Important Considerations Before Changing Your Puppy’s Food
Any time a puppy owner calls me and says “my puppy is having digestive issues” my question is “when did you change food?” not “did you change food?” We see this repeatedly, so I wanted to give you some preventative suggestions.
Puppies have sensitive digestive systems and changing food too early can cause digestive issues that can be challenging to correct.
We have spent years trying different brand dog foods with our puppies and have finally found a brand we have confidence in and that our dog do so well on. We have been using pawTree food for several years with outstanding results. We very strongly encourage you to keep your puppy on this brand unless you have a specific health reason to change. If that happens, please call us and we will help you find a solution.
We know our breed and our lines and want to help you provide your puppy with the best nutrition for him or her as possible. We also have food quality requirements for our health warranty, so please check with us before changing food so we can ensure you don’t inadvertently void your puppy’s health warranty.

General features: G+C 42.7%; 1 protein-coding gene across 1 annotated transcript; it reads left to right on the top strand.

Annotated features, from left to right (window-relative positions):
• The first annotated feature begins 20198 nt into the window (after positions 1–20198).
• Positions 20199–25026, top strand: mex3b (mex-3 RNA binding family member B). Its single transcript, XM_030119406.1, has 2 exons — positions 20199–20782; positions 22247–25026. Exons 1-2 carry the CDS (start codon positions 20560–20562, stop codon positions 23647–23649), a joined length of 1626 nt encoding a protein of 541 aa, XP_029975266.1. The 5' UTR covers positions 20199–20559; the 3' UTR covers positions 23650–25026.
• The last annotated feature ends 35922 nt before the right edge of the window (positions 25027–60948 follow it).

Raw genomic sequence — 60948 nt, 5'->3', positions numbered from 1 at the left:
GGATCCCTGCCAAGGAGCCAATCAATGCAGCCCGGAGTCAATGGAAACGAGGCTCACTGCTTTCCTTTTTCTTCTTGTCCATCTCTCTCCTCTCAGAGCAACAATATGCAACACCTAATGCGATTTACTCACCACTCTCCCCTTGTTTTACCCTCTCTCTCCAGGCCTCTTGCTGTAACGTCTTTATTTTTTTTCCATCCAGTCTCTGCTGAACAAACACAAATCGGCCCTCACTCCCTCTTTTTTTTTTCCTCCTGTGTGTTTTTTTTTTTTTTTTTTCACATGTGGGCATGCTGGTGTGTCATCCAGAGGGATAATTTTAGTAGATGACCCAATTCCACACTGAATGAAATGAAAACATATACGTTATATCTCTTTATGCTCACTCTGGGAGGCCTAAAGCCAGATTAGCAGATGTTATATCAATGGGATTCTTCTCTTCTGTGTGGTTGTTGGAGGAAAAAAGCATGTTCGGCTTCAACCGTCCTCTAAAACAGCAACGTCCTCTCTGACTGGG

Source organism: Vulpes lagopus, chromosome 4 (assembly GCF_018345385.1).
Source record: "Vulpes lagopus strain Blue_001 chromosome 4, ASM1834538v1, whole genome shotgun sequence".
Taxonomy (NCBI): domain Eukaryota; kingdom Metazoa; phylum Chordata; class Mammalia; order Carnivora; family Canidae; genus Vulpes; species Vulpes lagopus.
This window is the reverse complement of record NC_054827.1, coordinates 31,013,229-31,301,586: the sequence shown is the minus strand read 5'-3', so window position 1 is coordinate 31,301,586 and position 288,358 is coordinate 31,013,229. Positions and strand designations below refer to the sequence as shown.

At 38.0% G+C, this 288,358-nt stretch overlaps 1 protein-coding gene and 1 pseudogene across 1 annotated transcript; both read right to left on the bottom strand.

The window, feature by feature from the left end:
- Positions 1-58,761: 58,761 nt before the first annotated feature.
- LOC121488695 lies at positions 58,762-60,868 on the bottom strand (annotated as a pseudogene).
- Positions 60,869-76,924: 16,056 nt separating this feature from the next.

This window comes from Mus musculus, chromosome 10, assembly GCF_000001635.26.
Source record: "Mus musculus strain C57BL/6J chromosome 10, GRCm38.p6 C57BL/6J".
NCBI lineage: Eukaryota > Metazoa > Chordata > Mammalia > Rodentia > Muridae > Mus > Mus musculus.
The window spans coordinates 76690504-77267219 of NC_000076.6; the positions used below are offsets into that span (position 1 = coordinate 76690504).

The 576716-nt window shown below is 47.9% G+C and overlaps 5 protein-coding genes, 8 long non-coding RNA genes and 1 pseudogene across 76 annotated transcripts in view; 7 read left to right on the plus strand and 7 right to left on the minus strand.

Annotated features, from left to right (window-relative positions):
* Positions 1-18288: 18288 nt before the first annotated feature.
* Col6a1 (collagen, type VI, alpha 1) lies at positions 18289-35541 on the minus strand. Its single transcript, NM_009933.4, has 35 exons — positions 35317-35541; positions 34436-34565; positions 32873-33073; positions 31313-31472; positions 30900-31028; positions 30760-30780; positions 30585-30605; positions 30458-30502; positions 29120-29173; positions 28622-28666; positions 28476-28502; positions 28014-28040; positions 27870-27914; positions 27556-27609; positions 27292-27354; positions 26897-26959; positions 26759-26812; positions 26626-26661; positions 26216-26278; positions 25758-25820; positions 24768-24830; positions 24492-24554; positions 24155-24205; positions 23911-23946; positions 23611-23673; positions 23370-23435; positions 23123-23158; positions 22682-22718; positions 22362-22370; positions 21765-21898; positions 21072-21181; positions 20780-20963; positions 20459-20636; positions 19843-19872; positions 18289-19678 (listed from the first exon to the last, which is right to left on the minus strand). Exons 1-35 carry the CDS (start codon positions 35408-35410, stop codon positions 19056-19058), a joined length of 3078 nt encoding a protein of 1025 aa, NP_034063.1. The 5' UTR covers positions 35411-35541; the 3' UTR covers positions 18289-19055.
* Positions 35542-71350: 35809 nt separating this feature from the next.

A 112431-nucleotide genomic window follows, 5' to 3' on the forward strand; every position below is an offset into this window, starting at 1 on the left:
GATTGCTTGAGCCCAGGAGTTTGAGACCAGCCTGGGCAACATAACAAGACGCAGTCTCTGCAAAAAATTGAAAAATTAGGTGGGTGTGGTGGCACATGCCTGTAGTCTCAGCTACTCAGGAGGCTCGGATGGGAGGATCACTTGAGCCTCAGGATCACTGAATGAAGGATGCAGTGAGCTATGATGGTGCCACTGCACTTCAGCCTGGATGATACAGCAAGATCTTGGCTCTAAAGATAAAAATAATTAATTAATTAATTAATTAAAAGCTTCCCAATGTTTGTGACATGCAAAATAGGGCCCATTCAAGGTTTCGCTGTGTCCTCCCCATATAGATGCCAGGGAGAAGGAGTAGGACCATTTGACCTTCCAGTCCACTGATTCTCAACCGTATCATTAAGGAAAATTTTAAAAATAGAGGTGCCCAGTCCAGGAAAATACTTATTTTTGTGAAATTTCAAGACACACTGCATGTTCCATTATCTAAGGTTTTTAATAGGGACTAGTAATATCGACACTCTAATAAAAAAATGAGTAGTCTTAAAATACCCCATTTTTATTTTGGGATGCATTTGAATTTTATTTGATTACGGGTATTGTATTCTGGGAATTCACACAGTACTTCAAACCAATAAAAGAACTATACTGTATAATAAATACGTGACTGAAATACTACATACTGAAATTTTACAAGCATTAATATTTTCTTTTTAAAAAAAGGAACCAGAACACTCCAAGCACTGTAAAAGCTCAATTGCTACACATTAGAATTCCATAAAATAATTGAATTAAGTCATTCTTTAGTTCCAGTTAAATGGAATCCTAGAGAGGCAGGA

Palatability can be an issue with our breed, so this is also an important factor in selecting a food—many of our puppies will stop eating if switched to other foods.
There’s a general tendency in families to switch foods with their puppies, often initiated by comments from their veterinarian.
Vets often recommend Purina or Hills or Royal Canin or Mars brands because they are familiar with them, since these companies actively market to veterinarians. These companies pay for expensive vet school facilities and send reps to visit vets with lunch and donuts regularly, similar to how drug reps visit human doctors. They build big facilities for many schools and give vet students equipment and other products. https://savma.vetmed.ucdavis.edu/pet-food-program/purina